Trump offends tribes with ‘Pocahontas’ comment

BISMARCK - Some Native Americans in attendance Thursday at Donald Trump's North Dakota speech say a comment he made about "Pocahontas" during a press conference was racist and he should apologize.

BISMARCK – Some Native Americans in attendance Thursday at Donald Trump’s North Dakota speech say a comment he made about “Pocahontas” during a press conference was racist and he should apologize.


Trump, who spent about 30 minutes with local and national media prior to speaking at the Williston Basin Petroleum Conference, referred to Sen. Elizabeth Warren as Pocahontas, referencing a 2012 controversy about how she described her heritage.


Nicole Robertson, a Native American writer who was attending the oil conference to work with the Three Affiliated Tribes, told Trump during the press conference “That’s very offensive.”



Trump replied: “Oh, I’m sorry about that. Pocahontas? Is that what I just said?”


After the press conference, Robertson said Native Americans are fighting against stereotyping and derogatory remarks.


“We don’t go out of our way to call people anything,” said Robertson, who owns a media company and is based in Calgary, Alberta. “To me, that sort of shows the leadership of somebody and their character. I really believe that today was very telling.”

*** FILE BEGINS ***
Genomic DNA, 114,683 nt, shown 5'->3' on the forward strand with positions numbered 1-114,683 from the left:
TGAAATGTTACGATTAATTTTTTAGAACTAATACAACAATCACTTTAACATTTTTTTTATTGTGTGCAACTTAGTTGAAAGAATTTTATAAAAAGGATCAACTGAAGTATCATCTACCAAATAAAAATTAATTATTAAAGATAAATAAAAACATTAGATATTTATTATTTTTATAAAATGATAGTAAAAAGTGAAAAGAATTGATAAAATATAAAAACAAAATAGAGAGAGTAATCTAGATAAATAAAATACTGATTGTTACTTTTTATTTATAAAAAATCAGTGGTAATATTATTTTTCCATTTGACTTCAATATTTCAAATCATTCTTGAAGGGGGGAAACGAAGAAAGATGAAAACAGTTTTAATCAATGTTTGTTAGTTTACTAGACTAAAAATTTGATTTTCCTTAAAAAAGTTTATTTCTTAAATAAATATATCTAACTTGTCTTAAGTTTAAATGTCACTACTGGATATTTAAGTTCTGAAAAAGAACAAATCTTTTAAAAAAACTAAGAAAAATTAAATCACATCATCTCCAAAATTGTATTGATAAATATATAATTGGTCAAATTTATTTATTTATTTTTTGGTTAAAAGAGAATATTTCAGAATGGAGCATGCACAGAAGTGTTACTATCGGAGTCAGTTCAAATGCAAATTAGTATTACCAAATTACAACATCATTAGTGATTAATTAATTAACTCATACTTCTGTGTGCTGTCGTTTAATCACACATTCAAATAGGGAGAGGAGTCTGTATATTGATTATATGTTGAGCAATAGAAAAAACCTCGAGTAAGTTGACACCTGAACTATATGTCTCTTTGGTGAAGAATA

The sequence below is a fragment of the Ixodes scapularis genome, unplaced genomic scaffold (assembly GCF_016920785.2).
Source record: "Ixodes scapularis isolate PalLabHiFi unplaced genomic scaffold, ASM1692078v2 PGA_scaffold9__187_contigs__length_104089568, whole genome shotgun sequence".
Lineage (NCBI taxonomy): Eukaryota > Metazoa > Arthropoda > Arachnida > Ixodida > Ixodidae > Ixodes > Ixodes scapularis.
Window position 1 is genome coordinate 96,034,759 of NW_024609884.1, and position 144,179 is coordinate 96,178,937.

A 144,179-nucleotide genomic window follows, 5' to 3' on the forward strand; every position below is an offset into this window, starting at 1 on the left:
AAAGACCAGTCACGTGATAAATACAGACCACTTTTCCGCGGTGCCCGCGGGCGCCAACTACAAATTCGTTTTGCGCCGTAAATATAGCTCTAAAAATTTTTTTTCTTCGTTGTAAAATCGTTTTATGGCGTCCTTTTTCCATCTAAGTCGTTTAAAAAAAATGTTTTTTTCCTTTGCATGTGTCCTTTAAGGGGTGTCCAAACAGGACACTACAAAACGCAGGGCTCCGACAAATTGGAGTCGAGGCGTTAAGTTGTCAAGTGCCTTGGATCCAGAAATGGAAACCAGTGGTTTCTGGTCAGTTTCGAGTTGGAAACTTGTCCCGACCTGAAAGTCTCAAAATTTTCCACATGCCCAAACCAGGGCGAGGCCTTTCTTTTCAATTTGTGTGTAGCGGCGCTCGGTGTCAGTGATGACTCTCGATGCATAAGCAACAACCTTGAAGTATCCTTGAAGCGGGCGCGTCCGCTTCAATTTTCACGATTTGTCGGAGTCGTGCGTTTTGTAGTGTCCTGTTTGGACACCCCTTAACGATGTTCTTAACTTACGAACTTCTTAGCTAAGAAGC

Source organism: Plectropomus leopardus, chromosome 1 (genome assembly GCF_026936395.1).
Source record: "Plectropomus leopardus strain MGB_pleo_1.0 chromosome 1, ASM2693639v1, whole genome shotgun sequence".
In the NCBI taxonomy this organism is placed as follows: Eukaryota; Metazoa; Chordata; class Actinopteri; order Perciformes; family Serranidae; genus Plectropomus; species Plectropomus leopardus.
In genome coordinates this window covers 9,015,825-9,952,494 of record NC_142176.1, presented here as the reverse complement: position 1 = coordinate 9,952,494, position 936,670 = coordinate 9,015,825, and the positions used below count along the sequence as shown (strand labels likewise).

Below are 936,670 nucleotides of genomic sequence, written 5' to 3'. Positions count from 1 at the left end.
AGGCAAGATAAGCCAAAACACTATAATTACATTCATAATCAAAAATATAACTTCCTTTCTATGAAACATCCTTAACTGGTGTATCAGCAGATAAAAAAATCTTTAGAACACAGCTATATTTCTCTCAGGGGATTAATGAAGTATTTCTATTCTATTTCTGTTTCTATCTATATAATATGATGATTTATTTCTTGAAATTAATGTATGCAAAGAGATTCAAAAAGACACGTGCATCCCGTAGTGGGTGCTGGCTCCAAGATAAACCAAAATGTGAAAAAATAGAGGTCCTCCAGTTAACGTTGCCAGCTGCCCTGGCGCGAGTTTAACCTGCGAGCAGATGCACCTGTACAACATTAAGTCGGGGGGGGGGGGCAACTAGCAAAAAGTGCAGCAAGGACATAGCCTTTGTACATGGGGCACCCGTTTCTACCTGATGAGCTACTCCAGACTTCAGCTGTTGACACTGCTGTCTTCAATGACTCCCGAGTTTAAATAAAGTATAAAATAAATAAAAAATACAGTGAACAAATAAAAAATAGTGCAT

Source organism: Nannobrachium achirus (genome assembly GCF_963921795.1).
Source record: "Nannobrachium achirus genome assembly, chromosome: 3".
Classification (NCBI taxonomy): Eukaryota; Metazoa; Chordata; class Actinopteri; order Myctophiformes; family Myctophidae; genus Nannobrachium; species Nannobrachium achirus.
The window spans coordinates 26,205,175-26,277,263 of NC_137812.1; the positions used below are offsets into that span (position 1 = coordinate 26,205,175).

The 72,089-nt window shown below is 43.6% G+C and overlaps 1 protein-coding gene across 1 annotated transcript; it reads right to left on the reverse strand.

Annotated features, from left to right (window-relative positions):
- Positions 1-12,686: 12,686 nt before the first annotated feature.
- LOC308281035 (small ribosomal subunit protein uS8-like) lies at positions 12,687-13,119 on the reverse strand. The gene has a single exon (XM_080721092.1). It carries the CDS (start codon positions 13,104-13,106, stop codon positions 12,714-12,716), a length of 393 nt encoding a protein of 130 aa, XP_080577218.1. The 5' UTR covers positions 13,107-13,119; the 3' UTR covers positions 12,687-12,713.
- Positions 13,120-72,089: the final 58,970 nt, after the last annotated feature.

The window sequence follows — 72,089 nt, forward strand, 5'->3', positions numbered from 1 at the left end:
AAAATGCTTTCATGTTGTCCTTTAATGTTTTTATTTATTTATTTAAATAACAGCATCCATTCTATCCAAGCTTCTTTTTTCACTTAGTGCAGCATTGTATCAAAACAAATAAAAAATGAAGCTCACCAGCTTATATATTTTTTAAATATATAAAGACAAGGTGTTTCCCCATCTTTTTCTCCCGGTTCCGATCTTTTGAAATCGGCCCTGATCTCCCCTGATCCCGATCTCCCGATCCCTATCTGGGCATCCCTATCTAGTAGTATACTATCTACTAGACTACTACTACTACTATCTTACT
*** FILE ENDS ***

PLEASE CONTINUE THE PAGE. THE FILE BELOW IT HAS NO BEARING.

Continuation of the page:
Three Affiliated Tribes Councilman Ken Hall, who was working with Robertson during the oil industry conference, said Thursday that Trump should explain himself or apologize.



“We’re in 2016. We’re not living in the 1800s anymore. We’re professional people. We’re accomplished people. We’re proud people,” said Hall, who was representing Missouri River Resources at the conference. “And these kinds of remarks don’t sit well with us.”


Hall’s wife, Currie Hall, said she was uncertain what the context was, but she thinks it was particularly offensive to make the comment in North Dakota, home to five Native American reservations.

“It’s racist. It’s absolutely racist. It’s unacceptable,” Currie Hall said. “I think the (oil) industry that we work so closely with would agree that it’s really highly inappropriate, especially for someone who’s seeking that office.”

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